Afro Hair and Professionalism

“She said, your hair is different today, it’s a bit unprofessional.” 

 On Wednesday, natural hair enthusiasts Temi (18) and Jorja (18), joined World Afro Day founder Michelle De Leon to do an interview about Afro hair and professionalism. Last year, Temi, who was Head Girl at her school, had an unwelcome encounter with her Head of Year at a careers event. Amongst a room filled with prospective universities and employers, such as the NHS, she was told by her Head of Year, that her natural Afro hairstyle was “a bit unprofessional”.

“It was the first time I wore my natural hair out, so I was really nervous about it, I wasn’t feeling as confident as I usually was.” 

This was the first time, that Temi had ever worn her natural Afro hair out in school. She had only begun her natural hair journey in sixth form. Prior to this from the age of 7, Temi had taken part in a traditional method of chemical hair straightening in the black community called ‘relaxing’. This is when a chemically corrosive, creamy substance is slathered onto the natural Afro hair. This is irreversible and can only be changed if all the relaxed hair is chopped off. For years, this method has been used by members of the black community to conform to European beauty standards, stemming from the stigma that Afro hair is messy and unprofessional. Ideals of straight hair, stem from slavery, when looking more like the white master brought the slave preferential treatment. The struggle with straight hair, versus natural Afro hair is a still an issue in the black community today. This is particularly contentious around careers and professionalism, where Afro hair can be deemed inappropriate for the workplace. The encounter with Temi’s Head of Year demonstrated, just how rife the discrimination against Afro hair, still is today.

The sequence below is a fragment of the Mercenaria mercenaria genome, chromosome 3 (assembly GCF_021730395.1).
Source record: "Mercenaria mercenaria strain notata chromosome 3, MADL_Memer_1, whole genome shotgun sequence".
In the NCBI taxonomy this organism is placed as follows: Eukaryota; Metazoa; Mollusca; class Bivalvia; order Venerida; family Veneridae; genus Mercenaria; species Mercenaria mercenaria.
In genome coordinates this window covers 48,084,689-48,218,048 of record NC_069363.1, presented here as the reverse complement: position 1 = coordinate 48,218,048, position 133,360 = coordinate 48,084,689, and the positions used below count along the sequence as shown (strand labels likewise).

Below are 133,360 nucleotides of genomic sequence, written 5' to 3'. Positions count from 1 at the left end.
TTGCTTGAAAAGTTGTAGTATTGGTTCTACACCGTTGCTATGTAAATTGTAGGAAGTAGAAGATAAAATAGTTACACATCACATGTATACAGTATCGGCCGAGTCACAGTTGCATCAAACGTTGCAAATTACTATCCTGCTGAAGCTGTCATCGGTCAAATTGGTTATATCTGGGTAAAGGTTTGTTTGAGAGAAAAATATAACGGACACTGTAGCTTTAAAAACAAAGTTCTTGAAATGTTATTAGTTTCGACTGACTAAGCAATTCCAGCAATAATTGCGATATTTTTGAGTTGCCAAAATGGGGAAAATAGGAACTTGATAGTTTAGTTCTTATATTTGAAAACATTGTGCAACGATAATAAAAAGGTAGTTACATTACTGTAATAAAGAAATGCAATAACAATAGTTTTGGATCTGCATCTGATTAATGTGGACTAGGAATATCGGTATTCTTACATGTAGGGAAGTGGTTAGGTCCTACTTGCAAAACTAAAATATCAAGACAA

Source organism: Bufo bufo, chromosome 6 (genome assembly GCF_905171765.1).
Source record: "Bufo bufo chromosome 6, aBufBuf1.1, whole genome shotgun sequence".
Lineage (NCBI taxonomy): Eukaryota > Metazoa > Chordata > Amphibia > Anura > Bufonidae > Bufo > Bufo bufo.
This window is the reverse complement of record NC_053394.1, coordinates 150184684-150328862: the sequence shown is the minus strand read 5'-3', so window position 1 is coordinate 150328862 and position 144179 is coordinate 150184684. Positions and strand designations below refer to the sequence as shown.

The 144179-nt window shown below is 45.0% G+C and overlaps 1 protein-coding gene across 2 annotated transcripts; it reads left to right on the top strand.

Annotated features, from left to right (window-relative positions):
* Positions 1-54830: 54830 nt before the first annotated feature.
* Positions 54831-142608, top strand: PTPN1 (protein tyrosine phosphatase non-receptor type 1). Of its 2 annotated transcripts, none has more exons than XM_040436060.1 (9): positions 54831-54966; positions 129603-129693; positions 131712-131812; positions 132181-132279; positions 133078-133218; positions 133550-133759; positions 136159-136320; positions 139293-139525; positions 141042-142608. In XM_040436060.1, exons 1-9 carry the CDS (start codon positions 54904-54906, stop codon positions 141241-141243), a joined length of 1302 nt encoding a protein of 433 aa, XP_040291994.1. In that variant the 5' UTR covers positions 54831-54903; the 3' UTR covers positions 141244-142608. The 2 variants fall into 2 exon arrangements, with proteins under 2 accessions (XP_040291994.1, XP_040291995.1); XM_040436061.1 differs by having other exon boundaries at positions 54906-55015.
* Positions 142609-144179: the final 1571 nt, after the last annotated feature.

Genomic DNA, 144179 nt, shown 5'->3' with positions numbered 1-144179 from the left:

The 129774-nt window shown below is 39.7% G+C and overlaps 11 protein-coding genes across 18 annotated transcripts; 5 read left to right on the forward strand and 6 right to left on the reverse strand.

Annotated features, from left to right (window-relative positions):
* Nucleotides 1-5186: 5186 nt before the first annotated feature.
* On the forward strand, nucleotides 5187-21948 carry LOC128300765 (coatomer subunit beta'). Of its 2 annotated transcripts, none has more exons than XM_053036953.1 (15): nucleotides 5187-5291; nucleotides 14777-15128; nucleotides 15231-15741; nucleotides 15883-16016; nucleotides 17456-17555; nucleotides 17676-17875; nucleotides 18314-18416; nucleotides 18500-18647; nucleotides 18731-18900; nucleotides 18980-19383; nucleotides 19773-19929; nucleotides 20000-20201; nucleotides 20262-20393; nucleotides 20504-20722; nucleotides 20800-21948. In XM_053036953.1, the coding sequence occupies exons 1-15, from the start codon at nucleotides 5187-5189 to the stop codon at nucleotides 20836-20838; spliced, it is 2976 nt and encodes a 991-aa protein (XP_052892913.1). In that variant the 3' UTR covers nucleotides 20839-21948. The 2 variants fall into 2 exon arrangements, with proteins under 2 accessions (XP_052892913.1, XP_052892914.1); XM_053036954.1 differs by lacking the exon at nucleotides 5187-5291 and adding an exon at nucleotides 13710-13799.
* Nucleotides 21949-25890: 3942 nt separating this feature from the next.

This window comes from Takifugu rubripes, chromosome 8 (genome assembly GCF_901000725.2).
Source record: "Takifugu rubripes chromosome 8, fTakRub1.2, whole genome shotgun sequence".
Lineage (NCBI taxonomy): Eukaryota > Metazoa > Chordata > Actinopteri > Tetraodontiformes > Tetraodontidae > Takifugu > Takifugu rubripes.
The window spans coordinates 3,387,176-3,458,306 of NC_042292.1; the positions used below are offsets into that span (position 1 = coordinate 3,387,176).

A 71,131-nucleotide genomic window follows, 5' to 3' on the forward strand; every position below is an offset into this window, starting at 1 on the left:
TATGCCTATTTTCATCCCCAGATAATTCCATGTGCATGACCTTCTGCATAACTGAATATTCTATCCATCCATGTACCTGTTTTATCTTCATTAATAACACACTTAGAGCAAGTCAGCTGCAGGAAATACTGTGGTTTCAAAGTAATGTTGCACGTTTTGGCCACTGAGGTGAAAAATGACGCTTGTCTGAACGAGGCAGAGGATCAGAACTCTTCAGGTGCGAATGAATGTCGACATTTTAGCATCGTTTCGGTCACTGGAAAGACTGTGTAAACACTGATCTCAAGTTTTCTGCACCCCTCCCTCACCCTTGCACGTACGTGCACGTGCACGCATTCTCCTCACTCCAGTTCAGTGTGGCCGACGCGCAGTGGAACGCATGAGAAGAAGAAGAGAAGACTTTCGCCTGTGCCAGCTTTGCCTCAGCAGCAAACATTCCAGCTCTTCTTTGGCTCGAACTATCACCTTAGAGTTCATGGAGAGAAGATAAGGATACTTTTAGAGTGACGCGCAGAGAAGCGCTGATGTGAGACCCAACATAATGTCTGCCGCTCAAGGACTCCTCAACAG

For the rest of that day, I was really second guessing myself. [She thought] oh I really shouldn’t have worn my hair like this, or maybe I just shouldn’t have cut off my hair and it really messed with my confidence that day I have to say.” 

That evening, Temi voiced her discomfort about the situation to her friends on Snapchat. The next day at school she received endless questions from those around her, including other teachers at the school, who were just as shocked as she was to hear what had happened. She was encouraged by black female teachers to take the incident to a more senior member of staff, because they believed she had received unfair treatment. During the interview Temi said “I didn’t want to cause confrontation or something, because I was Head Girl, I didn’t want to do anything that would jeopardise my position. I was really hesitant to bring it up but because the teachers were so supportive of me, eventually I was okay with them helping me out”.